Gyms that raise the bar for design

This cache of fitness clubs break the mould

Struggling with your New Year’s resolution to keep fit? Exercise can be more enticing in beautifully designed surrounds. From zen studios to moody fitness hubs that look more like a nightclub than a traditional exercise room, we’ve picked out some of the most avant-garde gyms that raise the bar for design.

Gymshark, Solihull, UK

Gyms that raise the bar for design: Gymshark
Via Oktra

There’s a stereotype that gyms are all white walls and fluorescent lighting. But sportswear company Gymshark went in the opposite direction for its Solihull fitness centre, designed by studio Oktra. Walls are finished in inky colours, and industrial elements such as pipework and metal columns are left exposed.

Gyms that raise the bar for design: Gymshark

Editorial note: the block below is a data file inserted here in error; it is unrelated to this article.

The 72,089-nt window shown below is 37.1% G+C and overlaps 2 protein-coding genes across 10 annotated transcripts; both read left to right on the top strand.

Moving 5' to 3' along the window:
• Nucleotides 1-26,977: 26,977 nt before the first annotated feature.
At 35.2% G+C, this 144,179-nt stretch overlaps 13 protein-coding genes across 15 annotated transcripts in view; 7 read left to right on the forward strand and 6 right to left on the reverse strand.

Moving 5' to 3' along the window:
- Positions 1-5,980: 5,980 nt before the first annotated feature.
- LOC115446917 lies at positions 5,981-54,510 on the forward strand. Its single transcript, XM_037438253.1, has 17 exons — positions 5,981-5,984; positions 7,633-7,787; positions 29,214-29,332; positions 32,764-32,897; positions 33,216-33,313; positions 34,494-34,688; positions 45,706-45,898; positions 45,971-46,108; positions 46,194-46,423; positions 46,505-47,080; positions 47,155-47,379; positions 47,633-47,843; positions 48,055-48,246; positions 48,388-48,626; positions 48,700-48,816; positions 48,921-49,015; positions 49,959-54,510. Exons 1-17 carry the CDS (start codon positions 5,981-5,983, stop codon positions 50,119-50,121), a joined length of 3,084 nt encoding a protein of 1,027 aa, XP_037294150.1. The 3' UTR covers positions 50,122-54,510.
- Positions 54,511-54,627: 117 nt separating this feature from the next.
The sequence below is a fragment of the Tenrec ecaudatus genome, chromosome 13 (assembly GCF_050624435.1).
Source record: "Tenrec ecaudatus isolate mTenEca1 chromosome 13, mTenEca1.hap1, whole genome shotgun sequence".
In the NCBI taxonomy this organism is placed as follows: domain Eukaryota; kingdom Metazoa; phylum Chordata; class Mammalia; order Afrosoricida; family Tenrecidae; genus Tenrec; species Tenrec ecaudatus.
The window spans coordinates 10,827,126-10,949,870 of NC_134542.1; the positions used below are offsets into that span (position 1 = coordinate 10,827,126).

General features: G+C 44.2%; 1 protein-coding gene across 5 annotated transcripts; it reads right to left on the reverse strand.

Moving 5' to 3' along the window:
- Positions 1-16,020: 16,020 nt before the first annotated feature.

Via Oktra

Neon signs bring more of a nightclub feel to the gym, while concrete benches add some architectural credentials. It’s only open to Gymshark employees, so you’ll either need a new job or a friend with a spare door pass if you want to up your workout. But as ‘gymspiration’ goes, it hits the mark.

Warehouse Gym, Dubai, United Arab Emirates

Gyms that raise the bar for design: Warehouse in Dubai
Via VSHD Design

Lovers of brutalism will feel right at home in this Dubai gym, created by local studio VSHD Design. They drew on the architectural style, installing concrete bricks and flooring throughout the workout area. It’s softened somewhat by gold metal panelling, which frames the juice bar as well as the lockers.

Gyms that raise the bar for design: Warehouse in Dubai
Via VSHD Design

The studio’s lead designer, Rania Hamed, describes it as ‘current, yet warm and muscular’. A glass wall surrounds the workout area – designed to lure in unsuspecting visitors to the juice bar.

Refuse, Guadalajara, Mexico

Gyms that raise the bar for design: Refuse spinning club
Via Estudio Fernanda Orozco

The cycle room of this Guadalajara spinning gym designed by Estudio Fernanda Orozco is all high tech bikes and neon lights, but outside it’s a different story. Vintage Tour de France posters inspired the colour palette for Refuse’s lobby and changing rooms, with bright pops of yellow, orange and green all contrasting one another.